It took a while this year, but cold temperatures have arrived in most parts of the country. While most of us don’t think twice about the fuel we are putting in our vehicles, fueling with diesel requires more thought. Diesel begins to freeze at a higher temperature than gasoline. As it freezes, it begins to gel. Typically, this can happen anytime the temperature drops below 32 degrees Fahrenheit, but most often when the temperature hits 15 degrees. This diesel gelling process makes it impossible to pump through fuel tanks and can actually shut down equipment or vehicles entirely. Fortunately, even during the colder months of the year, there are ways to prevent diesel gelling.
What Causes Diesel Gelling
No. 2 fuel diesel (the diesel used in our vehicles) contains a naturally occurring substance called paraffin wax. During warm temperatures (above 32 degrees Fahrenheit), this paraffin wax stays liquid and flows freely through the fuel filters in vehicles. As the temperatures begin to drop, however, paraffin wax begins to crystalize. The colder it gets, the more crystals. At around 14-15 degrees Fahrenheit, the paraffin wax completely crystalizes, clogging the filter and stopping any fuel from passing through the tank. People in this industry call this instance the Cloud Filter Plugging Point (CFPP). When temperatures cause the diesel to hit CFPP, your vehicle or equipment is not going anywhere, and fuel operations will cease.
How to Keep Your Diesel From Gelling
Because paraffin wax is naturally occurring, there is nothing you can do to change the properties of this substance. There are, however, steps that diesel companies recommend for preventing diesel gelling.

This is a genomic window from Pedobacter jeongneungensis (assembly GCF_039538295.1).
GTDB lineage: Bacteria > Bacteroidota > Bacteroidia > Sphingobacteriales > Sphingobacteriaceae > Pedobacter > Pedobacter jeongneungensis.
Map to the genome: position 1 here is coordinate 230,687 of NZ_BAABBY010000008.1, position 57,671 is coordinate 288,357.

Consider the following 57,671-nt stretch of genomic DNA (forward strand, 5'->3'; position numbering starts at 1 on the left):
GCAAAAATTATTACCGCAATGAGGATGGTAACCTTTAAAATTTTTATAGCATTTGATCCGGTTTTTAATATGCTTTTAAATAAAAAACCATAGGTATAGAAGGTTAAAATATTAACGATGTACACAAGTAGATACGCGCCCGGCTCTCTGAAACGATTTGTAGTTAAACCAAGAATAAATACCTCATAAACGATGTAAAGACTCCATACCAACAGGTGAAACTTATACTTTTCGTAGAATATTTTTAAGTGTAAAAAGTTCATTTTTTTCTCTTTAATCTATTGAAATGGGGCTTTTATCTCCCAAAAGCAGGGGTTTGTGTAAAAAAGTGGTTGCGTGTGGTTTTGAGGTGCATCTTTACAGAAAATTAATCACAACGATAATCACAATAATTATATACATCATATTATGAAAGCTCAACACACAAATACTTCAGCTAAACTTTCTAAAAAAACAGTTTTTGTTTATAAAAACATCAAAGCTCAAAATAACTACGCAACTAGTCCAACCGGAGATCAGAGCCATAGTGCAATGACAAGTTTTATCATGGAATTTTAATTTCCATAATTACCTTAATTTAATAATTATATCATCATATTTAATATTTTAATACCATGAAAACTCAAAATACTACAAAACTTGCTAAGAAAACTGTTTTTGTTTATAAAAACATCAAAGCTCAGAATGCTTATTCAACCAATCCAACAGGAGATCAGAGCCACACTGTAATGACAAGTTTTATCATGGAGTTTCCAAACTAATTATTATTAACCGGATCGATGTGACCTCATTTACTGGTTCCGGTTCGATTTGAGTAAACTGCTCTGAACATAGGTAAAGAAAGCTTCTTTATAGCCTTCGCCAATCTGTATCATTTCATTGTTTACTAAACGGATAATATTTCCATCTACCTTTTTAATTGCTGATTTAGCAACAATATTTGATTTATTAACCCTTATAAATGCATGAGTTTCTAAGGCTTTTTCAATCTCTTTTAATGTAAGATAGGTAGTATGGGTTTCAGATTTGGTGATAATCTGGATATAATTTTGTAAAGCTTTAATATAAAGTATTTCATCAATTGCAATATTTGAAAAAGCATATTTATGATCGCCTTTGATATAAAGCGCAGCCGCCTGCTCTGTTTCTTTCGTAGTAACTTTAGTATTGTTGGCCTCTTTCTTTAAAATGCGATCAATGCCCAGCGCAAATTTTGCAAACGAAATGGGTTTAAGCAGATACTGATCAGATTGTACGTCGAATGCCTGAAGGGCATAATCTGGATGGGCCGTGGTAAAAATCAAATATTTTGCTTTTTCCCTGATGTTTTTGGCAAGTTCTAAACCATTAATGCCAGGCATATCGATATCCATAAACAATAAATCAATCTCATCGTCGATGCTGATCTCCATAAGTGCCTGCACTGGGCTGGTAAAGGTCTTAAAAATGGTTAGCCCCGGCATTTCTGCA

- Keep the Vehicle Warm. For all of you living in Florida, Texas, or Southern California, you probably won’t have a problem with diesel gelling. For those living where temperatures consistently drop below freezing multiple times during the year, keeping your vehicle warm is difficult. If you have the option to store your vehicle in a climate-controlled garage, you won’t have to worry about diesel gelling. If you don’t have that option (which, most people don’t), read on for the most popular option.
- Add the Additive. Fortunately, there is an additive that diesel companies add to their own fuel tanks and equipment to prevent diesel gelling. Most, if not all, the places you fill up for diesel will also use this additive. You can add it yourself before you fuel up. Before you fill up your tank, add the additive and your filter will be crystal-free for anything under 40 degrees Fahrenheit!
- Choose No. 1. The final suggestion is to switch from No. 2 fuel diesel to No. 1 fuel diesel. No. 1 fuel diesel does not have paraffin wax, and therefore, does not gel at any temperature. While no. 1 diesel fuel will cost slightly more at the pump, it may be worth it to ensure your vehicle or equipment runs smoothly during the winter months.
Trust the Experts at Hart Fueling
We are grateful to have a team at Hart with superior fuel expertise. If you are curious about which anti-gel brands are best to use for your specific needs to prevent diesel gelling, do not hesitate to contact us. We would be happy to provide you with suggestions.